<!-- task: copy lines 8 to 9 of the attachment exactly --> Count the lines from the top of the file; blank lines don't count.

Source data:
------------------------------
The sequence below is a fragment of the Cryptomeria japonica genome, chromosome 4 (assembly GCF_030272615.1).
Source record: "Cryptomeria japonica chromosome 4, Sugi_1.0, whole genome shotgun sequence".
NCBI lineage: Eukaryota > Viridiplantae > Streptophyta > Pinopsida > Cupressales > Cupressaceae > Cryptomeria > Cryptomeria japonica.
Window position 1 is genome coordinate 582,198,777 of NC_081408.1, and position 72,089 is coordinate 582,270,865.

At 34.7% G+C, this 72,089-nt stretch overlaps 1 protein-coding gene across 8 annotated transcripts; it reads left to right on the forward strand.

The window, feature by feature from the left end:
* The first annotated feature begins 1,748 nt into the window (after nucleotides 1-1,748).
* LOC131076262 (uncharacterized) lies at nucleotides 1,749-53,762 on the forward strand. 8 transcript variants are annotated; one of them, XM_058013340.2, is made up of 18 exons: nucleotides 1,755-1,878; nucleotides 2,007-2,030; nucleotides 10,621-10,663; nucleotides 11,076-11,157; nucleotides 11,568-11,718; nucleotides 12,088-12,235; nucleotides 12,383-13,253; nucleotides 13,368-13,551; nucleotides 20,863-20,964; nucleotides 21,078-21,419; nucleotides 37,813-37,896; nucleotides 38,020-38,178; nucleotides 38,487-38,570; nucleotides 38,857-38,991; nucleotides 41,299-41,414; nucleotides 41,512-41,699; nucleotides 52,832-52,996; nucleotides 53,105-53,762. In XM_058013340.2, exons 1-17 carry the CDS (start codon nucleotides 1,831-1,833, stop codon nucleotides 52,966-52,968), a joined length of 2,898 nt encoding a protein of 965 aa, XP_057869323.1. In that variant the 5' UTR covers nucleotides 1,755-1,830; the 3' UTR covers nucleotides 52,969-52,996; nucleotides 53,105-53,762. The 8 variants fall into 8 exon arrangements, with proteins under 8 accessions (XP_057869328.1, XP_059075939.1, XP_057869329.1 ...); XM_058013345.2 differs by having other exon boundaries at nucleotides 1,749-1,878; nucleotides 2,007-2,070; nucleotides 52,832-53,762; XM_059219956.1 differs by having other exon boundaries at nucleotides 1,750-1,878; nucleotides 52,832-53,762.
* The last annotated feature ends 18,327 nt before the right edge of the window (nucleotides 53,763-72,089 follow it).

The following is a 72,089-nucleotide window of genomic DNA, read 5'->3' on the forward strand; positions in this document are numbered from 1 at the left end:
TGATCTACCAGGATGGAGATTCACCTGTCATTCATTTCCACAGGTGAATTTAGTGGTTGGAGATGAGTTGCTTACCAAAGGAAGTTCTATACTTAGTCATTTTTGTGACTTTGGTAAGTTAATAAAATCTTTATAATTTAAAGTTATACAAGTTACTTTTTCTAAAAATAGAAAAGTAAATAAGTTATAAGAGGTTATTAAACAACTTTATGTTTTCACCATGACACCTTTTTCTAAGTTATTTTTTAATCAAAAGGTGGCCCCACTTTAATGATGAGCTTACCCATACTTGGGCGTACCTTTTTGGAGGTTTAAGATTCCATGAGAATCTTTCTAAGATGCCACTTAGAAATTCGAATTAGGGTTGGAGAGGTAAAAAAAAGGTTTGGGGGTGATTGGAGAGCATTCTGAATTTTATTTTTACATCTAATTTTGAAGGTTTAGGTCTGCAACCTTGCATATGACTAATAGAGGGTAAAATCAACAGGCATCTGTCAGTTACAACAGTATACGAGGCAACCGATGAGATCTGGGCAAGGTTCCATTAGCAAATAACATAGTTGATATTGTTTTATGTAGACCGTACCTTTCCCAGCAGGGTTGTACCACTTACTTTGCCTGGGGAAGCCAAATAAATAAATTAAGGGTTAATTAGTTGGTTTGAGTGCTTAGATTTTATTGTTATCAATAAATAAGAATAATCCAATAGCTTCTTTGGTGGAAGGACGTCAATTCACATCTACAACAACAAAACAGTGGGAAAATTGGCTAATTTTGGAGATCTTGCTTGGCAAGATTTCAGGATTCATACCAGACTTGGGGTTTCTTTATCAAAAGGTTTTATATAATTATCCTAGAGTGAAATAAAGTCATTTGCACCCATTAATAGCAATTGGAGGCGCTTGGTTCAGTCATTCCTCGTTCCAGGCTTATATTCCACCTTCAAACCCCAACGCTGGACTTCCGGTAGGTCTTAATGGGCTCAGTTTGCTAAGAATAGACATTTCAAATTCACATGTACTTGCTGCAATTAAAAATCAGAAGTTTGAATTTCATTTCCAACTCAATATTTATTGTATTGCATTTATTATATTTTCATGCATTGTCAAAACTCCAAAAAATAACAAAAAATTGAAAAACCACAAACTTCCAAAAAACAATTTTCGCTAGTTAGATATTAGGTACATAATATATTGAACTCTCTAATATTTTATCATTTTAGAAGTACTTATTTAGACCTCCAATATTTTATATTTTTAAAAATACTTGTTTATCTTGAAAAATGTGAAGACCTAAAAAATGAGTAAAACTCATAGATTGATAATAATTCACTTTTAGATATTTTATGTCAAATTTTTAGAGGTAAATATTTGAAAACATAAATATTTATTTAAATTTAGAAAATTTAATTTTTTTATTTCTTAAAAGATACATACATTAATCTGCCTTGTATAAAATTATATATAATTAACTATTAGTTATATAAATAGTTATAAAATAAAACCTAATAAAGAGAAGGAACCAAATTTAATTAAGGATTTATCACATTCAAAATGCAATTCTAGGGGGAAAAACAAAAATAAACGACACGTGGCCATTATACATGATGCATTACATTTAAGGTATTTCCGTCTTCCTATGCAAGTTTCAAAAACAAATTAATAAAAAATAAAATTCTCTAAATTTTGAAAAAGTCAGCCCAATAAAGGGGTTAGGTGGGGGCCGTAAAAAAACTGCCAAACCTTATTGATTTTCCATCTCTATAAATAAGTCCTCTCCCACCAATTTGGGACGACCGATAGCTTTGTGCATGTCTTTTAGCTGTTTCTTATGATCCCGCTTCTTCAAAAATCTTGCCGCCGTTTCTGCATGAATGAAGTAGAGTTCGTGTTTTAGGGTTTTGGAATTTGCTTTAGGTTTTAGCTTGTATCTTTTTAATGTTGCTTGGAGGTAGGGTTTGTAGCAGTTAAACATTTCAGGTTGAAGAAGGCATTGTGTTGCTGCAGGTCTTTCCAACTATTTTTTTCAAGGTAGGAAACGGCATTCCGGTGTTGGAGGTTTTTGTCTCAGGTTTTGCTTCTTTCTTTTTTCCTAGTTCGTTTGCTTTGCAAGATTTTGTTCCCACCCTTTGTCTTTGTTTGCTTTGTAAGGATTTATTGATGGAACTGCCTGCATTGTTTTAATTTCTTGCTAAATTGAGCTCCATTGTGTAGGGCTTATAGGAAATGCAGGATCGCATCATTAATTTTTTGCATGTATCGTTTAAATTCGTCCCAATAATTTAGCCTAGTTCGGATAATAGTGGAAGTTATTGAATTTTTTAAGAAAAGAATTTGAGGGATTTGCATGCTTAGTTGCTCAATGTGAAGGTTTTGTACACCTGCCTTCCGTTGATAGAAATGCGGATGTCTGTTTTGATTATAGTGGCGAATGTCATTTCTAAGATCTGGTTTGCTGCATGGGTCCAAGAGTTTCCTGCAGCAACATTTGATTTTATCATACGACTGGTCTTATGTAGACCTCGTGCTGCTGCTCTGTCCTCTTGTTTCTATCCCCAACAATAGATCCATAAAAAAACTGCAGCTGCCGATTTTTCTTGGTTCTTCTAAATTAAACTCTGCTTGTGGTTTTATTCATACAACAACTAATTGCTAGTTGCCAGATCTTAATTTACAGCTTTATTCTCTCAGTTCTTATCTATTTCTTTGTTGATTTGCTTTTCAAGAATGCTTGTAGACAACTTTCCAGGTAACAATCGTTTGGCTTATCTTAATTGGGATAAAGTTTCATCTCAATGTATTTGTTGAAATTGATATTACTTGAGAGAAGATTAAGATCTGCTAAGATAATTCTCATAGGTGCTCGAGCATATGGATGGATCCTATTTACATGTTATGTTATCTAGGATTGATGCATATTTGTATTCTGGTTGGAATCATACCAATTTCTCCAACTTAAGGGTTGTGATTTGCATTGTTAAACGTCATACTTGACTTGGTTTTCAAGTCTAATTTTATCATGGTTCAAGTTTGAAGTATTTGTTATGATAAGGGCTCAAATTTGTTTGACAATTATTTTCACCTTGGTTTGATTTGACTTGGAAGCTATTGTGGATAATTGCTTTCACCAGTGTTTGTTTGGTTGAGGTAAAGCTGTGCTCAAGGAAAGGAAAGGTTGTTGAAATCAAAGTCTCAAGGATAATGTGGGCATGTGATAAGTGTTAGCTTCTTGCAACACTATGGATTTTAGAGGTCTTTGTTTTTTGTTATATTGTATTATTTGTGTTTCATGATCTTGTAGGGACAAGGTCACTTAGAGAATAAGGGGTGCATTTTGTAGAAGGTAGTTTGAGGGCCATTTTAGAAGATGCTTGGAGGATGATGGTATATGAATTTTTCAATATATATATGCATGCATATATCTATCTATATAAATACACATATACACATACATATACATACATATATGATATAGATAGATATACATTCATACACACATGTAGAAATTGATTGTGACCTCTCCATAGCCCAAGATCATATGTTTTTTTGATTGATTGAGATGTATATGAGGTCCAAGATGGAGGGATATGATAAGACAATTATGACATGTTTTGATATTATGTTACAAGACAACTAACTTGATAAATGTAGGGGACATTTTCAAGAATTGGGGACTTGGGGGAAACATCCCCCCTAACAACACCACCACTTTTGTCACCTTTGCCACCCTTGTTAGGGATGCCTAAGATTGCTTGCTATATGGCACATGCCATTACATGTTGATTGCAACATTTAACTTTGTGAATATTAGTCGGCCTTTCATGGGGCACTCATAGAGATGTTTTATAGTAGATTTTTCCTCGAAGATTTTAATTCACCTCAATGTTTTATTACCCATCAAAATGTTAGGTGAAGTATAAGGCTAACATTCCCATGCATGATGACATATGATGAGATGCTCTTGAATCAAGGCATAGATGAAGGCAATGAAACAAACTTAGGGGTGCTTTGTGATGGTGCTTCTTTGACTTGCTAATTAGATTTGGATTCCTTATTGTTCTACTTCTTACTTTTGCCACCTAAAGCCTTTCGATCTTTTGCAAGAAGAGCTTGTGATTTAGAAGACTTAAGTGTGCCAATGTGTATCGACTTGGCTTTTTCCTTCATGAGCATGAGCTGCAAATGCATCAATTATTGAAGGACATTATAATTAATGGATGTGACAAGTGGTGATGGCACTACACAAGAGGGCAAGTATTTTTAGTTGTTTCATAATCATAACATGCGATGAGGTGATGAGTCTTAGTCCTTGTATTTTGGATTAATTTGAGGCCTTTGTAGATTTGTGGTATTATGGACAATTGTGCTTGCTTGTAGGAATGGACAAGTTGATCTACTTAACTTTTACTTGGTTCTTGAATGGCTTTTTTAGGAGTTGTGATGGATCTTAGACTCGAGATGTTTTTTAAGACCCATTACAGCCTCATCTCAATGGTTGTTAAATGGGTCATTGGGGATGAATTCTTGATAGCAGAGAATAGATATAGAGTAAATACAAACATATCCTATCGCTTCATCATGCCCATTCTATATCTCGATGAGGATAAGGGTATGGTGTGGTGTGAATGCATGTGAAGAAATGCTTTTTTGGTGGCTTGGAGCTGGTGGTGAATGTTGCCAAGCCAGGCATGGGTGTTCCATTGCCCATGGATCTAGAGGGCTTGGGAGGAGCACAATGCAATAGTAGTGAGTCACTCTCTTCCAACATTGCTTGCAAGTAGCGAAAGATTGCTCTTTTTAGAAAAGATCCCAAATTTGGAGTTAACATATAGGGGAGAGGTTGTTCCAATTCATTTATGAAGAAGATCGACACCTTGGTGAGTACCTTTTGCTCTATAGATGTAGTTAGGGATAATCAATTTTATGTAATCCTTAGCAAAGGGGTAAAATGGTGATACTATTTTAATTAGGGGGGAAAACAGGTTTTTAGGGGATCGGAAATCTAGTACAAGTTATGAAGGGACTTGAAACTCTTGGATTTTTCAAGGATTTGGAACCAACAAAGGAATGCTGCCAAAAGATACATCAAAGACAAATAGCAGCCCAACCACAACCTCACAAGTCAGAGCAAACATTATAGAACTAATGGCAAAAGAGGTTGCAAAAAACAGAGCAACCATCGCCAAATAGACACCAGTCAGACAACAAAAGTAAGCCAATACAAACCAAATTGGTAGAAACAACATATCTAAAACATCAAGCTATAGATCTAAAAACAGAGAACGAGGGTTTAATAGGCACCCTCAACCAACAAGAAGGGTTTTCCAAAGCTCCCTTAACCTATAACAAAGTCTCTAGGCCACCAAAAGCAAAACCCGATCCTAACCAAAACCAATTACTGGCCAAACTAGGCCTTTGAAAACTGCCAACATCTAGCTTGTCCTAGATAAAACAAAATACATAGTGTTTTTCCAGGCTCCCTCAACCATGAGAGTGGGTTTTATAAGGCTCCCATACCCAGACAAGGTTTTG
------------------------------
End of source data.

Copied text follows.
* LOC131076262 (uncharacterized) lies at nucleotides 1,749-53,762 on the forward strand. 8 transcript variants are annotated; one of them, XM_058013340.2, is made up of 18 exons: nucleotides 1,755-1,878; nucleotides 2,007-2,030; nucleotides 10,621-10,663; nucleotides 11,076-11,157; nucleotides 11,568-11,718; nucleotides 12,088-12,235; nucleotides 12,383-13,253; nucleotides 13,368-13,551; nucleotides 20,863-20,964; nucleotides 21,078-21,419; nucleotides 37,813-37,896; nucleotides 38,020-38,178; nucleotides 38,487-38,570; nucleotides 38,857-38,991; nucleotides 41,299-41,414; nucleotides 41,512-41,699; nucleotides 52,832-52,996; nucleotides 53,105-53,762. In XM_058013340.2, exons 1-17 carry the CDS (start codon nucleotides 1,831-1,833, stop codon nucleotides 52,966-52,968), a joined length of 2,898 nt encoding a protein of 965 aa, XP_057869323.1. In that variant the 5' UTR covers nucleotides 1,755-1,830; the 3' UTR covers nucleotides 52,969-52,996; nucleotides 53,105-53,762. The 8 variants fall into 8 exon arrangements, with proteins under 8 accessions (XP_057869328.1, XP_059075939.1, XP_057869329.1 ...); XM_058013345.2 differs by having other exon boundaries at nucleotides 1,749-1,878; nucleotides 2,007-2,070; nucleotides 52,832-53,762; XM_059219956.1 differs by having other exon boundaries at nucleotides 1,750-1,878; nucleotides 52,832-53,762.
* The last annotated feature ends 18,327 nt before the right edge of the window (nucleotides 53,763-72,089 follow it).